two days before the Eid Al-Adha holiday, 373 people died when a train on its way from Cairo to
Luxor caught fire early Wednesday
by Tarek Atia
(cairolive.com, February 21, 2002)
straight to related links
The midnight train
from Cairo to Luxor was packed with thousands returning home for the
holidays. Nearly four hundred of them would not make it.
Just a short way
into the long journey -- about 50 kilometers from Cairo -- a fire broke
out near the back of the train, quickly engulfing seven cars in
It took fifteen
minutes for the driver to realize what was going on and stop the train.
People had been jumping out of the burning train as it continued on its
way. Some died that way. Others survived, and relayed the horrific scene
to the world.
The sight of the
seven cars -- charred skeletons of steel -- told the gruesome story
quite clearly: that most of the dead burned up with the train itself.
and sixty fire trucks rushed to the scene.
Three hundred and
seventy-three people had died, the worst accident in Egyptian railway
history. Investigators are searching for the cause of the fire. Was it
an electrical short that quickly spread, or did it start when a
passenger's "butagaz" stove suddenly exploded?
These are the
preliminary suspicions being reported at present. President Hosni
Mubarak has called for a thorough investigation of what went wrong. The
government, public and press anxiously await answers.
One certainty in the
case is that the train was clearly overcrowded. Whether that will be
just the tip of the iceberg remains to be seen.
Prime Minister Atef
Ebeid -- at the scene of the tragedy with Health Minister Isamil Sallam
-- said the injured would be receiving LE1000 each in immediate relief
funds. Families of the deceased, he said, will get LE3000.
been sent to Egypt from around the world.
receives outpouring of sympathy:
My heart goes out to all who
lost loved ones on the Cairo/Luxor train. No accident like this should
ever happen! I have traveled on frequent occasions on your trains (not
the tourist ones) and I would like to ask "why do you please not
look after the people of your country, as well as you take care of the
tourists?" No wonder so many direct their anger at us (tourists).
You have a beautiful country and beautiful people, I ask the powers that
be to please take better care of them. I know my sympathy will probably
not reach those that need it, that is the people that travel on 'these'
trains, but, I will say again how very very sad I am for them. I will
travel again soon with them inshallah.
Judith Smith writes:
Commiserations on the loss of lives today. This tragic event for your
countrymen is felt by people all over the world. From a tourist with a
love of your country.
Don Whiteside writes: My heart goes out to all the families and
relatives affected by this tragedy. Take great strength from your
heritage and those around you. You have a great country and great
UPDATED MARCH 4, 2002,
to related stories on the web
week after surviving the train fire, Abdel-Rahim Qenawi slipped under a
train, in a separate accident, "and was killed." Reuters
reports this tragic tale.
passenger stove started train fire, rebutting earlier electric
railway chief says overcrowding
cannot be controlled:
"There is no law that allows the authority to prevent any passenger
from getting into the car, everyone has the right to board and we cannot
object to that."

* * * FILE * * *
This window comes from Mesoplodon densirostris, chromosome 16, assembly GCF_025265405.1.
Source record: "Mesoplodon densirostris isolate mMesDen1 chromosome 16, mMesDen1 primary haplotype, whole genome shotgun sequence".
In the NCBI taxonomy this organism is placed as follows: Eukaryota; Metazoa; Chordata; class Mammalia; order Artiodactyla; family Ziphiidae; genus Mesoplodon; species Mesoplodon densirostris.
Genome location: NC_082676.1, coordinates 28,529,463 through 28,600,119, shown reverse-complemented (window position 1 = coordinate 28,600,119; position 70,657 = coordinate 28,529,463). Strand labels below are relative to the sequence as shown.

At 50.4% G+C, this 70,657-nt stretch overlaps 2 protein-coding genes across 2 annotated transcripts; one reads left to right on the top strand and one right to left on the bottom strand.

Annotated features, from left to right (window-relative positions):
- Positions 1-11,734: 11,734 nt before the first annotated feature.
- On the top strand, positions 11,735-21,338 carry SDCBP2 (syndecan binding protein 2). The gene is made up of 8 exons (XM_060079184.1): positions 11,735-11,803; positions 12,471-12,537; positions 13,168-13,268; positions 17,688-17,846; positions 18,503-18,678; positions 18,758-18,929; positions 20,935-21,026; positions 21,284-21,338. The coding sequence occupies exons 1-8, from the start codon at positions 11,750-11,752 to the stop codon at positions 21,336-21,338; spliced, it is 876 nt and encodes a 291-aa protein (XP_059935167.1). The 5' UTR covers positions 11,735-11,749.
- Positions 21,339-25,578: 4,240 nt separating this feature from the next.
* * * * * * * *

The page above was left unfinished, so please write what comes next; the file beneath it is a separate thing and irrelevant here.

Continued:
mass burial prayers
bodies identified; mass burial on Sunday..
Prince Alwaleed bin Talal donates
$830,000 to families of the dead.
of victim: "They
leave the trains of the poor ... looking like carts."
short-circuit was the main cause of the fire; carriages were not
equipped with fire alarms, extinguishers, or emergency brakes or
President Bush: "Laura
and I and all of the American people offer our deepest sympathy and
condolences to President Mubarak, the Egyptian people, and especially to
those families who have lost loved ones"
minister Ibrahim El-Demiery and the head of the state railways both
Hosni Mubarak discusses accountability on state television on Friday: "I
will not allow any effort to hide the truth or cover up any aspect of
what happened, because the calamity is great, the accident grave...
We have ordered competent authorities to conduct a complete
investigation to clearly determine responsibility and to hold
accountable anyone proved to have fallen short in their duties or who
were careless in providing safety."
and the Washington
Post look at conditions on third class rail.
Times speaks to Giza governor: "Asked whether he was upset at the
lack of fire exits, or the overcrowding, or the decision of the engineer
to keep going, he dismissed such concerns, although he said the
officials obviously cared because they had come to the scene.
Abu Leia finished speaking, an overcrowded third-class train passed by
on the southbound tracks. People were standing in the aisles and sitting
in the doorways."
Later, in the same story, a young man says, "The
government should have better safety measures on trains... They take
better care of tourists. We want them to take care of us too."
go to morgue to identify
page of opposition Al-Wafd,
quoted by AP: "Put
those responsible on trial whoever they are... This is more than gross
negligence. We need to know who was responsible and hang them in public
squares and curse them for what they have done to the helpless Egyptian
forces on alert
"I don't know how I can live with all this death"
AP quotes the Prosecutor general as saying that if his 25
investigators and 45 coroners determined "there
was any kind of negligence... the punishment will be severe."
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